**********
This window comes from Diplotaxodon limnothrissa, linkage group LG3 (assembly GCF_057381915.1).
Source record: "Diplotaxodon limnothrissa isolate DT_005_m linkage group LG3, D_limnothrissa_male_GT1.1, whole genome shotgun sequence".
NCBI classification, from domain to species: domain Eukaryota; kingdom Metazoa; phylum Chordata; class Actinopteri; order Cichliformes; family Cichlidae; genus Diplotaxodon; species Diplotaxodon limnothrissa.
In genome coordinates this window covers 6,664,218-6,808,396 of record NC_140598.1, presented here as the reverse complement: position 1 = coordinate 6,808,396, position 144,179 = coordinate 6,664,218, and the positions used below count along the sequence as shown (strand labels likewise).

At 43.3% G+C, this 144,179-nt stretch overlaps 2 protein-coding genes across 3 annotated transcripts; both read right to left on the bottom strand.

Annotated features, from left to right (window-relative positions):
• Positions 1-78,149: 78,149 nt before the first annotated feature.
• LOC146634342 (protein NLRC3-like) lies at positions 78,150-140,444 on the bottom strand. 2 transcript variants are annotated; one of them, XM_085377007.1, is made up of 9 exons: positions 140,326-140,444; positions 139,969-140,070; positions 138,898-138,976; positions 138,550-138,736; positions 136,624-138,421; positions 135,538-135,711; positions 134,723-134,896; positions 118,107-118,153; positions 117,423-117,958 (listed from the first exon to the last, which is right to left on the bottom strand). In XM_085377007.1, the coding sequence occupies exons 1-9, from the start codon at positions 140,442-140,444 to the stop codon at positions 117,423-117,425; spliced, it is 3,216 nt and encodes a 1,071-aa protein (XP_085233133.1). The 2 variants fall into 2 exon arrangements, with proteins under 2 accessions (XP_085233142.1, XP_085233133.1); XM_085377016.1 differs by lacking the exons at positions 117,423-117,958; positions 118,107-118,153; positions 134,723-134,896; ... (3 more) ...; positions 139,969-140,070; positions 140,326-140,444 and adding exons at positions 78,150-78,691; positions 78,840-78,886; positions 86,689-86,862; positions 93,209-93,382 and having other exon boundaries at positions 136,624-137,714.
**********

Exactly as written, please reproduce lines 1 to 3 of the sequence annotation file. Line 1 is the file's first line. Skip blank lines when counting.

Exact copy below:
This window comes from Diplotaxodon limnothrissa, linkage group LG3 (assembly GCF_057381915.1).
Source record: "Diplotaxodon limnothrissa isolate DT_005_m linkage group LG3, D_limnothrissa_male_GT1.1, whole genome shotgun sequence".
NCBI classification, from domain to species: domain Eukaryota; kingdom Metazoa; phylum Chordata; class Actinopteri; order Cichliformes; family Cichlidae; genus Diplotaxodon; species Diplotaxodon limnothrissa.